As already highlighted, there is a constraining dominance still at play that we need to overcome if the UN Convention on the Rights of the Child is to help guide the future of Swedish sport. The grip of convention, as highlighted by Håkan Larsson (2013),on player development, pedagogical approaches, coach behaviours and coach education may well be fuelling a cultural inertia, making it easier to persevere with and fall back on embedded habits and beliefs. This could prove problematic when you consider the ambiguity of Article 3. The risk is that it will be an adult making the decision for the child based on their own personal beliefs and biases. It can therefore be argued that our current and future opportunities to develop youth sports are influenced by philosophical assumptions and culturally resilient beliefs that have been developed through the integration of various influences that remain uncontested and unchanged. These clearly need to be excavated and investigated. I believe that this is what P.G. Fahlström is calling for when he asked “why are you trying to create generic models to find unique people?” (2011, p. 7).

The aim of this piece is to stimulate a broad and informed debate within child-youth sport in general, by emphasising the need to investigate and understand the dynamic interrelations between various components from micro (pedagogy, practice task design, selection policies) to macro (cultural patterns), if we are to truly live up to the idea of ‘as many as possible, as long as possible, in the best environment possible’. This slogan is very much central to the future development of Swedish sport and its long-term vision. The introduction of the UN Convention on the Rights of the Child in to law on January 1st2020 may yet prove to be a key factor in supporting this noble endeavour.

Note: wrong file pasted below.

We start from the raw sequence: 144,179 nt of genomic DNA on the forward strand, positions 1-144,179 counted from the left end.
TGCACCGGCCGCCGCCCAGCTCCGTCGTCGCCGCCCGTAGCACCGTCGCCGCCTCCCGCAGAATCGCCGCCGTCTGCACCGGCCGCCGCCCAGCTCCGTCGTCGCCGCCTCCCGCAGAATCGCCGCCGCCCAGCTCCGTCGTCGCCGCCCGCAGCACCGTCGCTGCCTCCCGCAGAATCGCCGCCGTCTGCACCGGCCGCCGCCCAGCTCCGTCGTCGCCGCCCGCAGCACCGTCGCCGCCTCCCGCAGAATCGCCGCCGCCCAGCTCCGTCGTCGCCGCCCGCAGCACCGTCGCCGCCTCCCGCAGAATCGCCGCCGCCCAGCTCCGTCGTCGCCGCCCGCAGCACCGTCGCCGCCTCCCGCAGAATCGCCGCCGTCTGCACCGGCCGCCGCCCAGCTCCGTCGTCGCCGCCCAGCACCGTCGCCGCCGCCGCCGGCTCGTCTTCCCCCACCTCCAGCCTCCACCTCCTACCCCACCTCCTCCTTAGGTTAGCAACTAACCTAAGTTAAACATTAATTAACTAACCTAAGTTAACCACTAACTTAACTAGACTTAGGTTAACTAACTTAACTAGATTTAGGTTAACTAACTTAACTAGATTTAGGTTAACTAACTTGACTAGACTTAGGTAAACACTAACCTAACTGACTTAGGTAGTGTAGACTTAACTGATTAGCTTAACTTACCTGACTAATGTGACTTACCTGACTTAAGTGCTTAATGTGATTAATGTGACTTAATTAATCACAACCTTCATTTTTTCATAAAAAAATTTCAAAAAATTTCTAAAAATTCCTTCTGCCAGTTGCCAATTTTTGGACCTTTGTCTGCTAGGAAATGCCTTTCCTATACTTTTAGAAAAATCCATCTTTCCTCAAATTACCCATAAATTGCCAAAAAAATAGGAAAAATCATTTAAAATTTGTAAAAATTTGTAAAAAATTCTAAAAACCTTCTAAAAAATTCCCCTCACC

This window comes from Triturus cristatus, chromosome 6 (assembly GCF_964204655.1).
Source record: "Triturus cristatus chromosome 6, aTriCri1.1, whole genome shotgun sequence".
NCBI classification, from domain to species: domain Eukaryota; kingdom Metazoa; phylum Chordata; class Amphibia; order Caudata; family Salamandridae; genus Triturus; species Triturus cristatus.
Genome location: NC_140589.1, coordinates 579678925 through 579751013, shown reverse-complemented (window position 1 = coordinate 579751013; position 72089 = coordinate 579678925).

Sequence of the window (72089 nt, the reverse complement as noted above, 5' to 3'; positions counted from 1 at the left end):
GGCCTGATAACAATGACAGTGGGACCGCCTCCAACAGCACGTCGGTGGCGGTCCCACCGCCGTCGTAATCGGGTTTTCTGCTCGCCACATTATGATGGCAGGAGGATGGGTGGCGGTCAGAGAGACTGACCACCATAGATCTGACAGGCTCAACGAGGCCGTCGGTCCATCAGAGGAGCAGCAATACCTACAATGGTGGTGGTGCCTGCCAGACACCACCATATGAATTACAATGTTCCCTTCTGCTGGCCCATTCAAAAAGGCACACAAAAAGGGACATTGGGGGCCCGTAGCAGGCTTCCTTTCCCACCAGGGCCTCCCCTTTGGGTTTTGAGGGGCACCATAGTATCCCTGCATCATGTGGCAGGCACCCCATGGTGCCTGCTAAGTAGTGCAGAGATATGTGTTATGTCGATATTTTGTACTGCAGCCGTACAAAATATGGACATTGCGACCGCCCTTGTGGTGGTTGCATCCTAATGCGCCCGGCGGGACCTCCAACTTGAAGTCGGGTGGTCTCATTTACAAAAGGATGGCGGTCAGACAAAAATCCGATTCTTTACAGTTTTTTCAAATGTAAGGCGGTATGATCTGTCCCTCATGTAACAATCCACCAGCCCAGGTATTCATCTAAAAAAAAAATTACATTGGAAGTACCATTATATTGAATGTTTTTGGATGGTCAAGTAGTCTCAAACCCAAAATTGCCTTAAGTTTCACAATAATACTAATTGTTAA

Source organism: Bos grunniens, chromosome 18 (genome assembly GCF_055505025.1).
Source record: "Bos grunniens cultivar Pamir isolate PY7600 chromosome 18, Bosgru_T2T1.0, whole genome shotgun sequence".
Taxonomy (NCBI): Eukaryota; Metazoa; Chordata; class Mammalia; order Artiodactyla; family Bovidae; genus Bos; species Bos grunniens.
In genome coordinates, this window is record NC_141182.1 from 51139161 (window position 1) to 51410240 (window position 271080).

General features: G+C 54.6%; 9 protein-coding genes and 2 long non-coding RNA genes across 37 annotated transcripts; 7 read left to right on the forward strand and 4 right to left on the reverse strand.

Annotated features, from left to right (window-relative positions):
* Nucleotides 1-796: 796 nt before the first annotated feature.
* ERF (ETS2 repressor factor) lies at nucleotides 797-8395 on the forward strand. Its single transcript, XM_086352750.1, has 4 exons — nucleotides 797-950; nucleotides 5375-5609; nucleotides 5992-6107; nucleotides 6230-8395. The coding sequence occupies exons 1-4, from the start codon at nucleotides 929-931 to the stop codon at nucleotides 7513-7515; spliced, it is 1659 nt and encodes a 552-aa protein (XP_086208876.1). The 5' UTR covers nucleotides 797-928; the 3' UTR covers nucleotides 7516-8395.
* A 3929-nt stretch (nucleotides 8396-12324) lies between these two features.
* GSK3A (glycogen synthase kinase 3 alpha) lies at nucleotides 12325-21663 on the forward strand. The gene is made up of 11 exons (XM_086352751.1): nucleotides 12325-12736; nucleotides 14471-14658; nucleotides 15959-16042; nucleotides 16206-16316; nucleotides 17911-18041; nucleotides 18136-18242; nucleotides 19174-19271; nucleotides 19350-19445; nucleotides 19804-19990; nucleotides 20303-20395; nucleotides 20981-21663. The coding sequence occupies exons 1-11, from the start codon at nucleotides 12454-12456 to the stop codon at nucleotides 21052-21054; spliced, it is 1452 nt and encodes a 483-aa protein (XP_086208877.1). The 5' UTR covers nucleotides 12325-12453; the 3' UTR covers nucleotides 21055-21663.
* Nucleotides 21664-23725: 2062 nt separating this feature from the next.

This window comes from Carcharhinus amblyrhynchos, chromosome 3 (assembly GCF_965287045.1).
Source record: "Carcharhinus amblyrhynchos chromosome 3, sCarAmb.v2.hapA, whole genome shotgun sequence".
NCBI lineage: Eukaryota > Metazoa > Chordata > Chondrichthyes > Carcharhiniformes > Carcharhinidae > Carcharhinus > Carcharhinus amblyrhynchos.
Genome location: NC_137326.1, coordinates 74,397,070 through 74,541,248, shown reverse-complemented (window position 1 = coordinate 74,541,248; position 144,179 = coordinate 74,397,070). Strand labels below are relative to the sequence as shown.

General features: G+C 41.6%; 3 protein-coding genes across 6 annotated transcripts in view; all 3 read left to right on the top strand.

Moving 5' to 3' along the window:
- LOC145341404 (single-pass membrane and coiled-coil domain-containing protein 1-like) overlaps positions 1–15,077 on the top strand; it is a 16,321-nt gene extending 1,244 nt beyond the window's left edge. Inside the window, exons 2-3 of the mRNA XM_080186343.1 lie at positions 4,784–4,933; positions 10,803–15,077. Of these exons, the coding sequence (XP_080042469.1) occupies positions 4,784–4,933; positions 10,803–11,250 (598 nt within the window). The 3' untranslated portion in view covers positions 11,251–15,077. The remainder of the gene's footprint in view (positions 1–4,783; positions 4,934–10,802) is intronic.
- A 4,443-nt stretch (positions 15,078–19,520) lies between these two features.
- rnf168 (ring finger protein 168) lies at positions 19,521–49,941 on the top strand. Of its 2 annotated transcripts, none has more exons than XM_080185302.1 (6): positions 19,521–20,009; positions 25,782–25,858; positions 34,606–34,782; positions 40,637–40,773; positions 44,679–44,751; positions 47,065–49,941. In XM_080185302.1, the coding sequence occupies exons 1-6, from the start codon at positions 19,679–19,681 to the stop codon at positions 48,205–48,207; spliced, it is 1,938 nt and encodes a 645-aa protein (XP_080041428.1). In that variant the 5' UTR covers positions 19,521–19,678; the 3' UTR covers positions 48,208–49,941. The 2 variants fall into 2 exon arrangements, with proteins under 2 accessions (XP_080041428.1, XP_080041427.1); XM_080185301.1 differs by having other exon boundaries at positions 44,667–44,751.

The Mighty Quark – Fade out for the Medaza Boys

References:

Bergeron, M. F., Mountjoy, M., Armstrong, N., Chia, M., Côté, J., Emery, C. A., . . . Engebretsen, L. (2015). International Olympic Committee consensus statement on youth athletic development. British Journal of Sports Medicine,49(13), 843-851. doi:10.1136/bjsports-2015-094962

Centrum för idrottsforskning (2015). Retrieved from https://centrumforidrottsforskning.se/wp-content/uploads/2015/05/Idrottens-pris.pdf

Collins, D., & MacNamara, A. (2018). Talent Development: A Practitioner Guide. New York: Routledge.

Cited in ref: Riksidrottsförbundet (2009) Idrotten vill– Idrottsrörelsens idéprogram

Cited in ref: SCB (2017). Manniskorna i Sverige. Retrieved from http://www.scb.se/hitta-statistik/sverige-i-siffror/manniskorna-i-sverige/

Cited in ref: SvFF (2014). Svenska Fotbollförbundets Tränar – och Spelarutbildning;. Urban Hammar om nya barn – och ungdomstränarutbildningen. Retrieved from https://utbildning.sisuidrottsbocker.se/fotboll/tranare/